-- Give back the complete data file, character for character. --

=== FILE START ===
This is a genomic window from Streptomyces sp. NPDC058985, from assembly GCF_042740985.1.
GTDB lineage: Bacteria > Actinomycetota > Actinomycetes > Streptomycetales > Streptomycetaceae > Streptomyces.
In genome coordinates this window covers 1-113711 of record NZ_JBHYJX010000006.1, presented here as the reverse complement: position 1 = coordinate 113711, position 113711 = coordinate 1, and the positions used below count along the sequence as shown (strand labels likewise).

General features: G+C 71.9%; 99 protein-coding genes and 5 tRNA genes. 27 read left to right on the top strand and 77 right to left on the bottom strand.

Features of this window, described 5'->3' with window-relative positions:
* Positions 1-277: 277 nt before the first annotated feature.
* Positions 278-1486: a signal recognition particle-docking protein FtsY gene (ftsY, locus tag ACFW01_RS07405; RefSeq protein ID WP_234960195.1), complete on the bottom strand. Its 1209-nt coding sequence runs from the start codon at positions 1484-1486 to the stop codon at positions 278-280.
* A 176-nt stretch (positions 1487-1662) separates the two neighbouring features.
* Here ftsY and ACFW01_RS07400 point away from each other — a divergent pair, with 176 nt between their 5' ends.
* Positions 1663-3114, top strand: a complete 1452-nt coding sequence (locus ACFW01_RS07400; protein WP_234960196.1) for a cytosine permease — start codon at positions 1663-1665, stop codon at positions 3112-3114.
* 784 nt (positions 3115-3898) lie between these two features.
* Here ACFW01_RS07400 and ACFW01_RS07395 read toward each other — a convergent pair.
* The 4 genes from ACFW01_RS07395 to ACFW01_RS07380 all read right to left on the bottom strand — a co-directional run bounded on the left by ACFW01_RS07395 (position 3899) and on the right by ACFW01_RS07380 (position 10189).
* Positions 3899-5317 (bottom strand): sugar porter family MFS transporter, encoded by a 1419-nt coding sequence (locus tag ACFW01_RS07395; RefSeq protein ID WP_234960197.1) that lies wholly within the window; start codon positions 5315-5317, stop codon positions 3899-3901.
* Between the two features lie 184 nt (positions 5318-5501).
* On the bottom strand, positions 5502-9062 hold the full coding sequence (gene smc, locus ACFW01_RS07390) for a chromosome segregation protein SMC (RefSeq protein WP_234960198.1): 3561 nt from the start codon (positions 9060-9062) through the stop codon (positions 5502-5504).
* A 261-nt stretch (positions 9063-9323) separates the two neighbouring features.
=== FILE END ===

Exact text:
This is a genomic window from Streptomyces sp. NPDC058985, from assembly GCF_042740985.1.
GTDB lineage: Bacteria > Actinomycetota > Actinomycetes > Streptomycetales > Streptomycetaceae > Streptomyces.
In genome coordinates this window covers 1-113711 of record NZ_JBHYJX010000006.1, presented here as the reverse complement: position 1 = coordinate 113711, position 113711 = coordinate 1, and the positions used below count along the sequence as shown (strand labels likewise).

General features: G+C 71.9%; 99 protein-coding genes and 5 tRNA genes. 27 read left to right on the top strand and 77 right to left on the bottom strand.

Features of this window, described 5'->3' with window-relative positions:
* Positions 1-277: 277 nt before the first annotated feature.
* Positions 278-1486: a signal recognition particle-docking protein FtsY gene (ftsY, locus tag ACFW01_RS07405; RefSeq protein ID WP_234960195.1), complete on the bottom strand. Its 1209-nt coding sequence runs from the start codon at positions 1484-1486 to the stop codon at positions 278-280.
* A 176-nt stretch (positions 1487-1662) separates the two neighbouring features.
* Here ftsY and ACFW01_RS07400 point away from each other — a divergent pair, with 176 nt between their 5' ends.
* Positions 1663-3114, top strand: a complete 1452-nt coding sequence (locus ACFW01_RS07400; protein WP_234960196.1) for a cytosine permease — start codon at positions 1663-1665, stop codon at positions 3112-3114.
* 784 nt (positions 3115-3898) lie between these two features.
* Here ACFW01_RS07400 and ACFW01_RS07395 read toward each other — a convergent pair.
* The 4 genes from ACFW01_RS07395 to ACFW01_RS07380 all read right to left on the bottom strand — a co-directional run bounded on the left by ACFW01_RS07395 (position 3899) and on the right by ACFW01_RS07380 (position 10189).
* Positions 3899-5317 (bottom strand): sugar porter family MFS transporter, encoded by a 1419-nt coding sequence (locus tag ACFW01_RS07395; RefSeq protein ID WP_234960197.1) that lies wholly within the window; start codon positions 5315-5317, stop codon positions 3899-3901.
* Between the two features lie 184 nt (positions 5318-5501).
* On the bottom strand, positions 5502-9062 hold the full coding sequence (gene smc, locus ACFW01_RS07390) for a chromosome segregation protein SMC (RefSeq protein WP_234960198.1): 3561 nt from the start codon (positions 9060-9062) through the stop codon (positions 5502-5504).
* A 261-nt stretch (positions 9063-9323) separates the two neighbouring features.